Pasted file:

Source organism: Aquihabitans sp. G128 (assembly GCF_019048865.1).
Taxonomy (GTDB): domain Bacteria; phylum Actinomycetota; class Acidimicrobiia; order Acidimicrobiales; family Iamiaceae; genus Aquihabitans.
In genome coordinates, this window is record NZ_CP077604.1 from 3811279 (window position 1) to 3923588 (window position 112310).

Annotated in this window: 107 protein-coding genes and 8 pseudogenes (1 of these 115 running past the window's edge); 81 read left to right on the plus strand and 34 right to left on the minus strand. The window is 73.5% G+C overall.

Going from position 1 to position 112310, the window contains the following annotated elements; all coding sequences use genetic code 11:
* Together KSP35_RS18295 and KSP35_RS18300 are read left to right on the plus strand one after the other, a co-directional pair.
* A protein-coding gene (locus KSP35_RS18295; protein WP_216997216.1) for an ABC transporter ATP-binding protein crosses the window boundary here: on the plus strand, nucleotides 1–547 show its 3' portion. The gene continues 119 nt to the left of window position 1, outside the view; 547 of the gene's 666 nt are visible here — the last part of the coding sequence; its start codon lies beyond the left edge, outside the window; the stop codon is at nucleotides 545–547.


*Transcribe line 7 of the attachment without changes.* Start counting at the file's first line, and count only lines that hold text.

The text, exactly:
* A protein-coding gene (locus KSP35_RS18295; protein WP_216997216.1) for an ABC transporter ATP-binding protein crosses the window boundary here: on the plus strand, nucleotides 1–547 show its 3' portion. The gene continues 119 nt to the left of window position 1, outside the view; 547 of the gene's 666 nt are visible here — the last part of the coding sequence; its start codon lies beyond the left edge, outside the window; the stop codon is at nucleotides 545–547.